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Diablo 4 Character Creator Looks Legit

Poorna Shankar Posted:
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Blizzard has provided its regular quarterly update for Diablo 4 where it looks like character creation and customization seem to be pretty legit and a bigger deal compared to previous games. Read on for details.

The team shared progress on their detailing and customization system while touching on the level of detail made possible including skin, cloth, simulation, hair, fur, and metal. This extends down to highlights on your character’s eyes and sweat.

Blizzard notes these painstakingly detailed updates extend to armor, various body types, personas, and unique art for the five starting classes. They showed off the Lair scene where we’ll get to customize the look of our character which includes a wardrobe system to mix and match “hundreds” of armor components. Of course, color palette selection is also available to truly create our hero.

This investment in detail has a knock-on effect to the cutscenes in the game driven by the engine. Yes, these cutscenes will use your customized character. While this isn’t necessarily new in games today, it is new for a Diablo title. In fact, that Rogue class announcement trailer was created entirely within engine.

“In previous Diablo games, the high fidelity cinematic story moments were all pre-rendered. We will still have those amazing cinematic moments from Blizzard Animation, but now we also have cinematic moments that feature your character up close, rendered in our game engine. We have been working closely with the legendary Blizzard Animation team to bring as much of their knowledge into our process as possible. The Rogue Announce trailer was a really fantastic collaboration where we were able to push the limits of our tech and tools.”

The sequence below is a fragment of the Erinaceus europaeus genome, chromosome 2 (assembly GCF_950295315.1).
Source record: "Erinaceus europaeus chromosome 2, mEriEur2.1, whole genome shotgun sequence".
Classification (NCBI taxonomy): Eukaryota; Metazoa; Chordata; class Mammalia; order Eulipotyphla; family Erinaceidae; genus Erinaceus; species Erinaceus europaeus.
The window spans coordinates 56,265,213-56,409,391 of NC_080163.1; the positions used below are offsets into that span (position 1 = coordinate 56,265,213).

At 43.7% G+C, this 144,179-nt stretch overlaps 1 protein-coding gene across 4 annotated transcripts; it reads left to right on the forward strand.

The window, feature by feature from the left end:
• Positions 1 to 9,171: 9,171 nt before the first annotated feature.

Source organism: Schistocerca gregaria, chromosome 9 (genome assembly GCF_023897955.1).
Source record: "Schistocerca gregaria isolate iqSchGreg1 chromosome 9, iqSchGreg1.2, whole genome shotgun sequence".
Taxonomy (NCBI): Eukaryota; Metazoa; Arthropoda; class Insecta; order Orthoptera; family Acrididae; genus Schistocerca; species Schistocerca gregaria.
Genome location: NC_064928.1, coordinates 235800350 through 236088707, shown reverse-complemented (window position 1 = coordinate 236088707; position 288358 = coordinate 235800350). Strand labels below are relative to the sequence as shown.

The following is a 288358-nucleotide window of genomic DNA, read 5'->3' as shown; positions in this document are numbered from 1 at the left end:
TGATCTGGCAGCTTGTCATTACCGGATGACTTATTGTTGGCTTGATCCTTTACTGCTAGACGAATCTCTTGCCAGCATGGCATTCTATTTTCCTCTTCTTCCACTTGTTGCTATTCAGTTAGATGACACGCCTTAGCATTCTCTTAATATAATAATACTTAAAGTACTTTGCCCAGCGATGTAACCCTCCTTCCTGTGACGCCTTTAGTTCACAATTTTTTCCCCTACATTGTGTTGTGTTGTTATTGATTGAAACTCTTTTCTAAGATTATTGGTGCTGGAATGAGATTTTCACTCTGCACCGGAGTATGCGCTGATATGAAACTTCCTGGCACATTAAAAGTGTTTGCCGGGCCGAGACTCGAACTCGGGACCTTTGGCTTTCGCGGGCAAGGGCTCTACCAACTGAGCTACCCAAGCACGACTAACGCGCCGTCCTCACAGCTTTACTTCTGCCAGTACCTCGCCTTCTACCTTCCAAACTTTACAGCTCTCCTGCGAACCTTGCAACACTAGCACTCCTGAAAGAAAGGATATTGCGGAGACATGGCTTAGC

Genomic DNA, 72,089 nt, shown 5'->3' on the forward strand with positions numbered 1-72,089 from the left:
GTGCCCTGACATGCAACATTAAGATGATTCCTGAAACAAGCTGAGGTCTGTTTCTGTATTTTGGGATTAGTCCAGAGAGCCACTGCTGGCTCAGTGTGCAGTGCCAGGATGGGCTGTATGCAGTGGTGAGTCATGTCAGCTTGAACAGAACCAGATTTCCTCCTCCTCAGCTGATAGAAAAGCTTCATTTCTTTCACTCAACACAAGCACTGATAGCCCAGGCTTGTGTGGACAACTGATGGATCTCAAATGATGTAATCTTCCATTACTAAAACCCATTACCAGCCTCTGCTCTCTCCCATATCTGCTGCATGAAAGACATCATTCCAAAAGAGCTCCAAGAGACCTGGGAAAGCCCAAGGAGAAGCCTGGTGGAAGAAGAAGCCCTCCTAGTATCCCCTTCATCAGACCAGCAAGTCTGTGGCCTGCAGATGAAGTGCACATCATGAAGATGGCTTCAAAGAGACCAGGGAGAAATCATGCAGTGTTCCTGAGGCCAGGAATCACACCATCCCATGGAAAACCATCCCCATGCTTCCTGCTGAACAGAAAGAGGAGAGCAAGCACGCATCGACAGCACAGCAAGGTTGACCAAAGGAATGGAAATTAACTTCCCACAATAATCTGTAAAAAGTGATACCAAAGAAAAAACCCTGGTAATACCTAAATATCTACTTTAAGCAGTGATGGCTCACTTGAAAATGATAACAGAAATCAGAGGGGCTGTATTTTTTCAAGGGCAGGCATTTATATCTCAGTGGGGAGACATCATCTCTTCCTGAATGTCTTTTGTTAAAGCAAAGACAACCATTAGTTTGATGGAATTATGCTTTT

You can check out the full update here. Diablo 4 has received several community updates since its reveal including a look at itemization, and huge changes coming to its skill system.


Poorna Shankar

A highly opinionated avid PC gamer, Poorna blindly panics with his friends in various multiplayer games, much to the detriment of his team. Constantly questioning industry practices and a passion for technological progress drive his love for the video game industry. He pulls no punches and tells it like he sees it. He runs a podcast, Gaming The Industry, with fellow writer, Joseph Bradford, discussing industry practices and their effects on consumers.